They’d shoved off in their kayaks a few minutes before midnight from the marina on the shore of Lake Superior. It was late July, hot, and there was not a breath of wind. A gibbous moon had risen over the Apostle Islands. The water of Kitchigami was black satin, smooth and shiny. Behind them, the lights of the reservation town of Bad Bluff curved along the shoreline of that greatest of the Great Lakes, and the three boys paused in their paddling and turned back to admire the sequined hills. Then wordless, because it was night and an excursion that called for silence, they pushed on, following the path the moonlight burned in silver across the water.

    Ahead of them rose the island. It wasn’t much to look at in daylight. A rough circle a couple of dozen yards in diameter, all of it broken rock, an island so tiny it appeared only on detailed nautical charts. From its center rose a tall, ragged pine, a tree that had somehow managed to put down roots in that humping of stone and had held to it tenaciously through season after season of November gales. The Ojibwe believed the pine was a lightning rod of sorts, a beacon attracting the evil spirits of Kitchigami to that cursed island. Not just the windigo but Michi Peshu, too, a monster that lived in the depths, a creature with horns and the face of a panther and razor-sharp spikes down its back and, some said, the body of a serpent. To the boys on that night, the tree looked like a black feather rising stiffly from the head of a skull almost completely submerged. They approached in silence, the only sound the dip of their double-bladed paddles and the burble of water as they stroked. They came at the island from the west and eased their kayaks up to the rocky shoreline. They disembarked one at a time, drew their crafts out of the water, and laid them carefully across the broken stone. The moonlight was intense, casting shadows of the ragged pine boughs across the boys like a black net, and they stood a moment, caught in the eerie mystique of the island.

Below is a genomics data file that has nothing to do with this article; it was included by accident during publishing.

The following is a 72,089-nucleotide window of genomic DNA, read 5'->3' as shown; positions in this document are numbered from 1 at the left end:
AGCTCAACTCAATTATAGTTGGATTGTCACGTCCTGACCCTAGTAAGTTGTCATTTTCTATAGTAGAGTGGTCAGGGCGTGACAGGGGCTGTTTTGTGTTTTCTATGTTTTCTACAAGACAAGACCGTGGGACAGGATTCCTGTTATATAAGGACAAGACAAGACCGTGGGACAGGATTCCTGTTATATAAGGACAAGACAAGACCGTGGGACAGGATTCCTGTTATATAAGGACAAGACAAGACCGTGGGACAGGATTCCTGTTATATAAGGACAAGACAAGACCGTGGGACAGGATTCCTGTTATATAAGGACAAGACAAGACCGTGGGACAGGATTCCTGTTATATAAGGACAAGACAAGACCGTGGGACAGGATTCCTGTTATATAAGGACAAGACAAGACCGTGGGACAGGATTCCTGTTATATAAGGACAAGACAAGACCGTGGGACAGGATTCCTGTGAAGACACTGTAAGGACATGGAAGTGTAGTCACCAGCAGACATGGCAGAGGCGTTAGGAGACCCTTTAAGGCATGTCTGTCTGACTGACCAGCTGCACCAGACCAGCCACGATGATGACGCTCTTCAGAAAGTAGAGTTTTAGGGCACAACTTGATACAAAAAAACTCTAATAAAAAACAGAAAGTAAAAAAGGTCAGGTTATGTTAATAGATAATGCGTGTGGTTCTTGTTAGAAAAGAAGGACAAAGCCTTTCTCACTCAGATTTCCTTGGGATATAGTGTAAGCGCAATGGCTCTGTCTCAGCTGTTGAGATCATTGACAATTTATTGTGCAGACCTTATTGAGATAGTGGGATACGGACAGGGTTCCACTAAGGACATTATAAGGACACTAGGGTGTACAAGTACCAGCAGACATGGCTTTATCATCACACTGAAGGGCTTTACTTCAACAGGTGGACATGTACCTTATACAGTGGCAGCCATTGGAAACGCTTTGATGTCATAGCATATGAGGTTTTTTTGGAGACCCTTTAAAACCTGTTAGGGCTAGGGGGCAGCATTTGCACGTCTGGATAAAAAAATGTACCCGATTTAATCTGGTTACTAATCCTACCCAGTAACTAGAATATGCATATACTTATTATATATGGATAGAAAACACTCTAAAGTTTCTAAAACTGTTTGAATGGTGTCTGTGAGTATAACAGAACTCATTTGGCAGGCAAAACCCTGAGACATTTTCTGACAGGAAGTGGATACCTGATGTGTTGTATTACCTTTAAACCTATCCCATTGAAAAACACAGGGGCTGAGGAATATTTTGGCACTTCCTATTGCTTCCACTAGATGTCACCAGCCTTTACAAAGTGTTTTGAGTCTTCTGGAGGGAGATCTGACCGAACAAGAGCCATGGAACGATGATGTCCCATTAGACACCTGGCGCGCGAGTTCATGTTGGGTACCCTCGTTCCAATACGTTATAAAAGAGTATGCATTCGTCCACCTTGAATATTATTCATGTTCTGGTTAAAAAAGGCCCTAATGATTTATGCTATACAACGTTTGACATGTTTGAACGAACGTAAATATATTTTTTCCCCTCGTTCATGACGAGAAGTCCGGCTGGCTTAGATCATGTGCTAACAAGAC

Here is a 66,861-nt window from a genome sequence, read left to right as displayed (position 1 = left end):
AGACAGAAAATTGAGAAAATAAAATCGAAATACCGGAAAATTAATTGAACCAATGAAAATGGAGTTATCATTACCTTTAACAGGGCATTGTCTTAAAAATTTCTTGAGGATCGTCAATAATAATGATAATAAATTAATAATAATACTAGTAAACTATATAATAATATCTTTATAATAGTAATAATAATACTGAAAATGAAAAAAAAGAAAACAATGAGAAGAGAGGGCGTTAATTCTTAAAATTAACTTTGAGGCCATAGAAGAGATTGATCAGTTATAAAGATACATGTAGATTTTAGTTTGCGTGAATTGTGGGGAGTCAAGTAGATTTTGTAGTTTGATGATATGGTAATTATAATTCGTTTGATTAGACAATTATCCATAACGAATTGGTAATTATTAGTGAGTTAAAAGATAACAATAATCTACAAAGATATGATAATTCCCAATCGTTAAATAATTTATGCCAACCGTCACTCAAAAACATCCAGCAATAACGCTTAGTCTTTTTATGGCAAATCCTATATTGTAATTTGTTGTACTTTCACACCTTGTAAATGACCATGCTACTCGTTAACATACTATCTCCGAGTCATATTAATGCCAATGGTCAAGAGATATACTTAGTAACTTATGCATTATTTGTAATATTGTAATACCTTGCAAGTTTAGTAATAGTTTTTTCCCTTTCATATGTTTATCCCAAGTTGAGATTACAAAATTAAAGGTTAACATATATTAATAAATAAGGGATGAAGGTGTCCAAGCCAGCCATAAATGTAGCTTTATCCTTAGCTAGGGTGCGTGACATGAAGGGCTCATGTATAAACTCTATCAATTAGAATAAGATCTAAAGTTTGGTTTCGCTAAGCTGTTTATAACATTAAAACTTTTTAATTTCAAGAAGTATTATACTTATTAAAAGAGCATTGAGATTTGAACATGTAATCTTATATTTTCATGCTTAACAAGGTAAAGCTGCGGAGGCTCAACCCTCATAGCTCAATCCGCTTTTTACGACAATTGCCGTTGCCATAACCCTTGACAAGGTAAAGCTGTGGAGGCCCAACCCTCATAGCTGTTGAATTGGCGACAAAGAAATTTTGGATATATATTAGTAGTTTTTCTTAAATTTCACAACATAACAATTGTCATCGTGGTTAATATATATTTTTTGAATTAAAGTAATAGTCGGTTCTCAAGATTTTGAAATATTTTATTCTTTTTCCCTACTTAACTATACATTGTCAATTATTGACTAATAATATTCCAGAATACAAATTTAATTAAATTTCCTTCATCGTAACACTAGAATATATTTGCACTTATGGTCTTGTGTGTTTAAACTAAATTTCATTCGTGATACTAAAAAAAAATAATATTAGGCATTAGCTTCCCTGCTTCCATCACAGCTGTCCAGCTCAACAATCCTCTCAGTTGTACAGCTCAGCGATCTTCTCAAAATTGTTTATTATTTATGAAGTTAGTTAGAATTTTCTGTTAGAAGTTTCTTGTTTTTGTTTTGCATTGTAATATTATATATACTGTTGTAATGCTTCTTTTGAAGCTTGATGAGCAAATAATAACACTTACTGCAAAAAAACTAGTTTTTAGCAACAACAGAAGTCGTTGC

Then one of the boys farted. The long, low growl broke the spell, and they laughed, released from the grip of their own fear.

    “Dude,” one of them said. “You let the windigo know we’re here.”

    “Dude,” the offending boy replied, “that was to keep him away.”